Pair programming and code reviews are often considered alternatives. Your team either does pair programming or code reviews, but it is unlikely you do both. Even some regulations requiring the 4-eyes principle could be satisfied by either approach. But are these methods really exchangeable? Is the argument valid that you don’t need code reviews because your team already does pair programming? In this blog post we want to find out if pair programming provides the same advantages as code reviews and vice versa.
Before we jump into the topic, let’s quickly recap what code reviews and pair programming are. The basic idea behind both approaches is the same. A second developer looks at your code to find ways how to improve it and to share knowledge. The main difference is the point in time when this happens.
Pair Programming: As the name suggests, pair programming takes place when the code is written. One developer, the driver, is typing the code while a second one, the navigator, is observing the process and giving feedback. Both parties usually sit in front of the same screen and communicate during the entire process.
Code Reviews: Code reviews are performed as soon as the code is considered mature by the author. The author usually opens a pull/merge request and the reviewer then searches for bugs and ways how to improve the proposed changes. Both parties mainly communicate asynchronously through text comments.
In the following we want to take a look at some shortcomings of pair programming and how code reviews would perform better in these situations.
The main advantage of pair programming is the strong communication between the two involved developers. The driver not only writes the code, but is also supposed to explain it and the reasoning behind it to the navigator. At first glance, having someone to guide you through the code sounds like a great advantage, but it also comes at a price. You miss the opportunity to verify whether the code is actually self-explanatory. If it is difficult to understand, you will not notice this until someone tries to modify the code in the future.
In code reviews the reviewer usually has to understand the code changes only based on the pull/merge request description and the code itself. You basically put it to the test whether someone else is able to understand it. If this is not the case, it should be a sign to add more comments to your code or reconsider whether your approach is really maintainable.
Did you ever write a piece of code, or even just text, and thought it is flawless until you looked at it again the next day? Suddenly you notice all the bugs and typos? This is not just an illusion, it is your brain trying to be smart. Psychologist Dr. Tom Stafford from the University of Sheffield, UK explains this phenom in a WIRED article about typos. When you are working on a high level task, like conveying meaning through text, your brain focuses on whether the text matches the message in your head. It pays less attention to details like typos and you can easily become blind to your own mistakes.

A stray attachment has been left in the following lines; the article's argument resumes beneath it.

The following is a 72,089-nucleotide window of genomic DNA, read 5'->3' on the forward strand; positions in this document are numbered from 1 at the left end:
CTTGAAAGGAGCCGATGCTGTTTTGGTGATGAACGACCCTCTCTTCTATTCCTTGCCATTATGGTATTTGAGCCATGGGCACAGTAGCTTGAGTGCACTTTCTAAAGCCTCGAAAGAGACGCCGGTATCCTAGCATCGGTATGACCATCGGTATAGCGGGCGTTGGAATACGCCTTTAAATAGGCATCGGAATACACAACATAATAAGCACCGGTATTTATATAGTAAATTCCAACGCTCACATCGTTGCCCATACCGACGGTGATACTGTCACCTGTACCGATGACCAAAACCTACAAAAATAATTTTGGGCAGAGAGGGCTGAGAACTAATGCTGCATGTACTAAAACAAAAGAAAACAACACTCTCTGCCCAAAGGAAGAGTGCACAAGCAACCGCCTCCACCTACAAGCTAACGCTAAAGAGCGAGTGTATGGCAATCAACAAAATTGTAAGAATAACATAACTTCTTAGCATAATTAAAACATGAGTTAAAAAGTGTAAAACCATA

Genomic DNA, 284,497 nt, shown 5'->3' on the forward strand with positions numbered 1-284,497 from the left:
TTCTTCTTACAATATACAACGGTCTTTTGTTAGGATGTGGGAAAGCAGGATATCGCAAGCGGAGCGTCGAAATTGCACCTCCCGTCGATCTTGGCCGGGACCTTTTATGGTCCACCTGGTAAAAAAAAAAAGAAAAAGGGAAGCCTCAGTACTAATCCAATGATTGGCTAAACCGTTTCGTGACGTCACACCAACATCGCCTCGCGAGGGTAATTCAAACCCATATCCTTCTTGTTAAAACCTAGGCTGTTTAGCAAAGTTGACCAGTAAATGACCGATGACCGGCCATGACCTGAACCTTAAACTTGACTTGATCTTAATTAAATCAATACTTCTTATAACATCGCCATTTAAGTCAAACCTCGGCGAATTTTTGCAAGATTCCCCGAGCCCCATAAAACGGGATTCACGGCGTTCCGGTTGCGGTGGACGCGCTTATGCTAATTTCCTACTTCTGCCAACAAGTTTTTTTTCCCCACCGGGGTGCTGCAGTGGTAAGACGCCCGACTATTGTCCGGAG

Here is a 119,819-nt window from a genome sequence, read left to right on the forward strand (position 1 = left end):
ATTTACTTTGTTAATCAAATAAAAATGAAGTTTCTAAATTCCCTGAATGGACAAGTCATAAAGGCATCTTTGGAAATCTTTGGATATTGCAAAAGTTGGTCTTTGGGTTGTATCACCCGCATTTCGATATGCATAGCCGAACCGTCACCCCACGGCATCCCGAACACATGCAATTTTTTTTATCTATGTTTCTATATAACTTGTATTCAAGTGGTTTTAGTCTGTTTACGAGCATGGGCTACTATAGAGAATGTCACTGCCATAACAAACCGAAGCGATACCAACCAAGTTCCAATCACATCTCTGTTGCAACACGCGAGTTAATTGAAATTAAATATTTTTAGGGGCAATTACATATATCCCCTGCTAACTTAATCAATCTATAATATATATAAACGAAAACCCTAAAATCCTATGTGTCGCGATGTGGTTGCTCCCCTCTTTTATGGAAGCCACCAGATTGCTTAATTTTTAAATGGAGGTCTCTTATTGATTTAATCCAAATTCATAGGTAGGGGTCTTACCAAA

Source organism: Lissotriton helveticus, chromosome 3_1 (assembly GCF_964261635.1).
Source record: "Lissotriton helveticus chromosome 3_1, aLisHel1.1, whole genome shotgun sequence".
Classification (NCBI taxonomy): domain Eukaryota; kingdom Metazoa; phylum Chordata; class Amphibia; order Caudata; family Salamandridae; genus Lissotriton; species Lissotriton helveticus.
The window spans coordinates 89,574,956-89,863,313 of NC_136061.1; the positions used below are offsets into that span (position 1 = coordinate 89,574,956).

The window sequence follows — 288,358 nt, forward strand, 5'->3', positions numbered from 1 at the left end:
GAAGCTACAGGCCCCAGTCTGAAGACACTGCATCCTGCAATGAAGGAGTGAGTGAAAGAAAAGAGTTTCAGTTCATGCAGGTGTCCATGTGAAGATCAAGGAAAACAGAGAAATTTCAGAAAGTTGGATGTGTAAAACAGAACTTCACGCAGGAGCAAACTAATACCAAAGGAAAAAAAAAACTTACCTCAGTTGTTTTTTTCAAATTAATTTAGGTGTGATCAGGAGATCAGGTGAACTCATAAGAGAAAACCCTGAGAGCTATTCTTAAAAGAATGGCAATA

If we apply the same principle to pair programming, the chances are high that a driver can unintentionally influence the navigator in a bad way. By explaining closely what they are trying to achieve, they condition the navigator on what to expect. The navigator is now more focused on checking if the code matches this high level description and pays less attention to details. This theory is also backed up by this 10 year experience report about pair programming:
When a pair of developers work on the code they both share the “author’s mind” and because of this, they cannot act as an effective editor. They have both spent a significant amount of time thinking about the problem in detail while writing the code and cannot effectively see code as a new developer would when they first encounter it.
– Anthony Sciamanna
This effect is less likely to occur in code reviews as the author doesn’t have such a big influence on the reviewer. The reviewer’s primary source for extracting meaning is the code. By the way, there is also a trick to better review your own code: By opening the code in a different editor or using an alternative color scheme, you might be able to break the association in your brain that this is your own code.
During pair programming both developers are always focused on a small part of the code and switch roles regularly. This can lead to choosing a solution that makes only sense in a narrow context, rather than the best overall approach. This gets especially tricky when one developer has alternative solutions in mind but doesn’t know if they will work. Trying them out might feel like wasting their pair’s time, so they go for the safest option instead of the potentially best one.
Code reviews make it much simpler to verify whether the overall solution makes sense. The reviewer has access to the final result and can quickly jump between different parts of the implementation.